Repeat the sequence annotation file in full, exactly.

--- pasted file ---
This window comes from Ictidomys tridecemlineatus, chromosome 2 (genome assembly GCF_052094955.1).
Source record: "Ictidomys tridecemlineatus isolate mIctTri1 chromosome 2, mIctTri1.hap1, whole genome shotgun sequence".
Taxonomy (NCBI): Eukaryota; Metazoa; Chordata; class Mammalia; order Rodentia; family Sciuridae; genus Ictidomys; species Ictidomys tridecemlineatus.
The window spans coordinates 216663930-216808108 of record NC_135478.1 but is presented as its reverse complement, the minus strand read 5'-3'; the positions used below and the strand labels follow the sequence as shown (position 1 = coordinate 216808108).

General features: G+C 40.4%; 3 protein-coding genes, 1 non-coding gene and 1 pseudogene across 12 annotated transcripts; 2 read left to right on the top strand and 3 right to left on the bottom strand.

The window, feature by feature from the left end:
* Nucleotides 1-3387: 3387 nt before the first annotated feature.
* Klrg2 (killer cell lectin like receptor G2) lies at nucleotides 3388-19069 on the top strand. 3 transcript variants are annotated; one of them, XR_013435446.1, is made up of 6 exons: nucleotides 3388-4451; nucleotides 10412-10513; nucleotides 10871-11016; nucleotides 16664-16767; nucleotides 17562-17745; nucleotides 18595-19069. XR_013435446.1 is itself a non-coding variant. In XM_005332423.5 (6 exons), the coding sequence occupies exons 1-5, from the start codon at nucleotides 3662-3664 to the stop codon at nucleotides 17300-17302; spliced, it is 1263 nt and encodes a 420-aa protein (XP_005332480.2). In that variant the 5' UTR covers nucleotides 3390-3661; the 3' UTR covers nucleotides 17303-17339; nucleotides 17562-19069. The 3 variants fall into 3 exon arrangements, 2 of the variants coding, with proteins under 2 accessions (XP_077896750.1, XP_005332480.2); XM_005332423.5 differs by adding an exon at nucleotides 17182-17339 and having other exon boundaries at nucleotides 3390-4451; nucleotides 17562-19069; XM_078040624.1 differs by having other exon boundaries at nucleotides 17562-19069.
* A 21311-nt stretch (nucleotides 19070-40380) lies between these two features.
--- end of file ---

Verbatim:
This window comes from Ictidomys tridecemlineatus, chromosome 2 (genome assembly GCF_052094955.1).
Source record: "Ictidomys tridecemlineatus isolate mIctTri1 chromosome 2, mIctTri1.hap1, whole genome shotgun sequence".
Taxonomy (NCBI): Eukaryota; Metazoa; Chordata; class Mammalia; order Rodentia; family Sciuridae; genus Ictidomys; species Ictidomys tridecemlineatus.
The window spans coordinates 216663930-216808108 of record NC_135478.1 but is presented as its reverse complement, the minus strand read 5'-3'; the positions used below and the strand labels follow the sequence as shown (position 1 = coordinate 216808108).

General features: G+C 40.4%; 3 protein-coding genes, 1 non-coding gene and 1 pseudogene across 12 annotated transcripts; 2 read left to right on the top strand and 3 right to left on the bottom strand.

The window, feature by feature from the left end:
* Nucleotides 1-3387: 3387 nt before the first annotated feature.
* Klrg2 (killer cell lectin like receptor G2) lies at nucleotides 3388-19069 on the top strand. 3 transcript variants are annotated; one of them, XR_013435446.1, is made up of 6 exons: nucleotides 3388-4451; nucleotides 10412-10513; nucleotides 10871-11016; nucleotides 16664-16767; nucleotides 17562-17745; nucleotides 18595-19069. XR_013435446.1 is itself a non-coding variant. In XM_005332423.5 (6 exons), the coding sequence occupies exons 1-5, from the start codon at nucleotides 3662-3664 to the stop codon at nucleotides 17300-17302; spliced, it is 1263 nt and encodes a 420-aa protein (XP_005332480.2). In that variant the 5' UTR covers nucleotides 3390-3661; the 3' UTR covers nucleotides 17303-17339; nucleotides 17562-19069. The 3 variants fall into 3 exon arrangements, 2 of the variants coding, with proteins under 2 accessions (XP_077896750.1, XP_005332480.2); XM_005332423.5 differs by adding an exon at nucleotides 17182-17339 and having other exon boundaries at nucleotides 3390-4451; nucleotides 17562-19069; XM_078040624.1 differs by having other exon boundaries at nucleotides 17562-19069.
* A 21311-nt stretch (nucleotides 19070-40380) lies between these two features.